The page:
Actually, we've got two pictures for today - it's a before and after shot. Here's the before:
People standing way, way too close to a Hawaiian Monk Seal.
29 January 2006, 12:05:58
1/350 sec @ f/11; Pentax *ist DS; 70mm focal length
Here's the "after":
Hawaiian Monk Seal lounging on his beach.
29 January 2006, 12:06:18
1/350 sec @ f/9.5; Pentax *ist DS; 70mm focal length
The event that separated the "before" and "after" shots was the seal's very clear and very definitive declaration of ownership of that particular chunk of beach.
That particular seal, by the way, is affectionally known as "Stumpy". If you look at a larger version of the first picture (click on the picture for a full-size version), you'll see that his right front flipper is a bit truncated. That, and the large scar on his side, are souvenirs of an encounter he had with a tiger shark several years earlier.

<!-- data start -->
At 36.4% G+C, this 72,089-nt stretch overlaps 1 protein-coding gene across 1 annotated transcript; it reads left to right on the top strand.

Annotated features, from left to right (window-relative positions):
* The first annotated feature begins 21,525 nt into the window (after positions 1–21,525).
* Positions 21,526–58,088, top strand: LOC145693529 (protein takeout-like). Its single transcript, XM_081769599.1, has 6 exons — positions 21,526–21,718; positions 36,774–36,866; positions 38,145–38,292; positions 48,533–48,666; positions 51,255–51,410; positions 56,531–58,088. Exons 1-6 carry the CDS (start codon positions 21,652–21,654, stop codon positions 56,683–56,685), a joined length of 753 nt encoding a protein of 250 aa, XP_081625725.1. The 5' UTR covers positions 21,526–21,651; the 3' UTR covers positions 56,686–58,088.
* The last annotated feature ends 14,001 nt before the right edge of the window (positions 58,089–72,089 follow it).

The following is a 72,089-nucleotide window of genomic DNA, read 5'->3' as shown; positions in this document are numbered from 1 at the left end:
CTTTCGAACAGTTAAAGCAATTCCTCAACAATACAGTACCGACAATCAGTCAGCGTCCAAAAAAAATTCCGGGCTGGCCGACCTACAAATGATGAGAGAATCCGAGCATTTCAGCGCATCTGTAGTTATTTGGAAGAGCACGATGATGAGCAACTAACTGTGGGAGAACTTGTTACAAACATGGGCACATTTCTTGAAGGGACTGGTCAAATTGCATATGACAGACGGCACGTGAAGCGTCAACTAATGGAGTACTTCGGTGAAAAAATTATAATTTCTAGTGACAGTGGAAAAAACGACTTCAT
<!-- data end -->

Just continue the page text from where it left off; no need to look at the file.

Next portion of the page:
How often do Monk seals visit Oahu? When I was there (over 20 years ago) you were really lucky to spot one off of Kauai. To have a good shot you had to go all the way to the NW chain. The only ones I've seen were at the aquarium in Waikiki.
Don't you wish your SLR had video capabilities?
Last night on our local PBS' Nature show they showed some hairy situations some nature documentary film makers have gotten into. One was about a biologist who was trying to give the antidote to a tranked elephant. Another elephant stood guard. In desparation they drove the Land Rover up and got the antidote into the downed animal, but the other attacked and pushed the landrover about 50 yards backwards totalling it.
. . . and, as always, please don't feed the animals. And don't crowd them, folks, don't crowd 'em . . .